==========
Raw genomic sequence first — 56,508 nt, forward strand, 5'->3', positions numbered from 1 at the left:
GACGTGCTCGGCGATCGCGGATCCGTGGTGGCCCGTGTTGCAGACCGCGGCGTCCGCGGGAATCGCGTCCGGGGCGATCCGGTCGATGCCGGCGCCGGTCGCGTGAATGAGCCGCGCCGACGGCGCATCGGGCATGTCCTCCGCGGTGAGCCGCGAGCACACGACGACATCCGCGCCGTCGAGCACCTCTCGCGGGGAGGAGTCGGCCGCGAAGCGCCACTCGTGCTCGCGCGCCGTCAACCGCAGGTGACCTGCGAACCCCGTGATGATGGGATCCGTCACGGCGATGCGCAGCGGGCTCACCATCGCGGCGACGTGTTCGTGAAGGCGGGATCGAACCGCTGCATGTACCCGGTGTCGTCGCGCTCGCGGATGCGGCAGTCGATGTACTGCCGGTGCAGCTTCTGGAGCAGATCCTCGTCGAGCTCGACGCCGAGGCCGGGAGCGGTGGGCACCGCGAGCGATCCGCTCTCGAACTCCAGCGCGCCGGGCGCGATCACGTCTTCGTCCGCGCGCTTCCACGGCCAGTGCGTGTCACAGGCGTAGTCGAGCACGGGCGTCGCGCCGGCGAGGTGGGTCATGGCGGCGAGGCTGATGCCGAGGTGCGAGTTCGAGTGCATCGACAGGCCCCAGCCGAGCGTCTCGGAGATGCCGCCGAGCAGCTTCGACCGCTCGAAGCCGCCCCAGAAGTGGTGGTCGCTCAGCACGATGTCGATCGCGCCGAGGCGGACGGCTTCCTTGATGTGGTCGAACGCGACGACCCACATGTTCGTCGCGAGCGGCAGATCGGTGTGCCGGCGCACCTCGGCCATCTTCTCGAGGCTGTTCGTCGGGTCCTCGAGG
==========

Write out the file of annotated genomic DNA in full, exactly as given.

Raw genomic sequence first — 56,508 nt, forward strand, 5'->3', positions numbered from 1 at the left:
GACGTGCTCGGCGATCGCGGATCCGTGGTGGCCCGTGTTGCAGACCGCGGCGTCCGCGGGAATCGCGTCCGGGGCGATCCGGTCGATGCCGGCGCCGGTCGCGTGAATGAGCCGCGCCGACGGCGCATCGGGCATGTCCTCCGCGGTGAGCCGCGAGCACACGACGACATCCGCGCCGTCGAGCACCTCTCGCGGGGAGGAGTCGGCCGCGAAGCGCCACTCGTGCTCGCGCGCCGTCAACCGCAGGTGACCTGCGAACCCCGTGATGATGGGATCCGTCACGGCGATGCGCAGCGGGCTCACCATCGCGGCGACGTGTTCGTGAAGGCGGGATCGAACCGCTGCATGTACCCGGTGTCGTCGCGCTCGCGGATGCGGCAGTCGATGTACTGCCGGTGCAGCTTCTGGAGCAGATCCTCGTCGAGCTCGACGCCGAGGCCGGGAGCGGTGGGCACCGCGAGCGATCCGCTCTCGAACTCCAGCGCGCCGGGCGCGATCACGTCTTCGTCCGCGCGCTTCCACGGCCAGTGCGTGTCACAGGCGTAGTCGAGCACGGGCGTCGCGCCGGCGAGGTGGGTCATGGCGGCGAGGCTGATGCCGAGGTGCGAGTTCGAGTGCATCGACAGGCCCCAGCCGAGCGTCTCGGAGATGCCGCCGAGCAGCTTCGACCGCTCGAAGCCGCCCCAGAAGTGGTGGTCGCTCAGCACGATGTCGATCGCGCCGAGGCGGACGGCTTCCTTGATGTGGTCGAACGCGACGACCCACATGTTCGTCGCGAGCGGCAGATCGGTGTGCCGGCGCACCTCGGCCATCTTCTCGAGGCTGTTCGTCGGGTCCTCGAGG